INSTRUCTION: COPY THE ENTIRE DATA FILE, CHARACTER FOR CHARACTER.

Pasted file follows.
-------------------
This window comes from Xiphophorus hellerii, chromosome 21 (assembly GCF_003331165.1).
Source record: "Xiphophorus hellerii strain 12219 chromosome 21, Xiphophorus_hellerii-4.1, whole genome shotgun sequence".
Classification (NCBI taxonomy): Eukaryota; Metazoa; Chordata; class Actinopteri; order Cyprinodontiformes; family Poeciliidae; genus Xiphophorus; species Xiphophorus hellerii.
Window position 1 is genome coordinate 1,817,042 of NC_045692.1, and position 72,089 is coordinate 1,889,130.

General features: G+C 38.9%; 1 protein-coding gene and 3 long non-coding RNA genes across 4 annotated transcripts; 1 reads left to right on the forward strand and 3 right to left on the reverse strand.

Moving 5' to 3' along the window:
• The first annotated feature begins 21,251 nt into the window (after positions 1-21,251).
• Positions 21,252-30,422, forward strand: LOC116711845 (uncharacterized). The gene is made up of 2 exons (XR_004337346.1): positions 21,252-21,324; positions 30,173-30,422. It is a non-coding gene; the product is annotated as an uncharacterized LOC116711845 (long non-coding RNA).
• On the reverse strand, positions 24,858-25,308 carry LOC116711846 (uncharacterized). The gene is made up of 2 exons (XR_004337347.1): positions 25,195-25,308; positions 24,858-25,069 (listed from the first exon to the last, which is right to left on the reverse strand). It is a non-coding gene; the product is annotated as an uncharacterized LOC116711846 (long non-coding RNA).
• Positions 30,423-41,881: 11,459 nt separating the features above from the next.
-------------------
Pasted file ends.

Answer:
This window comes from Xiphophorus hellerii, chromosome 21 (assembly GCF_003331165.1).
Source record: "Xiphophorus hellerii strain 12219 chromosome 21, Xiphophorus_hellerii-4.1, whole genome shotgun sequence".
Classification (NCBI taxonomy): Eukaryota; Metazoa; Chordata; class Actinopteri; order Cyprinodontiformes; family Poeciliidae; genus Xiphophorus; species Xiphophorus hellerii.
Window position 1 is genome coordinate 1,817,042 of NC_045692.1, and position 72,089 is coordinate 1,889,130.

General features: G+C 38.9%; 1 protein-coding gene and 3 long non-coding RNA genes across 4 annotated transcripts; 1 reads left to right on the forward strand and 3 right to left on the reverse strand.

Moving 5' to 3' along the window:
• The first annotated feature begins 21,251 nt into the window (after positions 1-21,251).
• Positions 21,252-30,422, forward strand: LOC116711845 (uncharacterized). The gene is made up of 2 exons (XR_004337346.1): positions 21,252-21,324; positions 30,173-30,422. It is a non-coding gene; the product is annotated as an uncharacterized LOC116711845 (long non-coding RNA).
• On the reverse strand, positions 24,858-25,308 carry LOC116711846 (uncharacterized). The gene is made up of 2 exons (XR_004337347.1): positions 25,195-25,308; positions 24,858-25,069 (listed from the first exon to the last, which is right to left on the reverse strand). It is a non-coding gene; the product is annotated as an uncharacterized LOC116711846 (long non-coding RNA).
• Positions 30,423-41,881: 11,459 nt separating the features above from the next.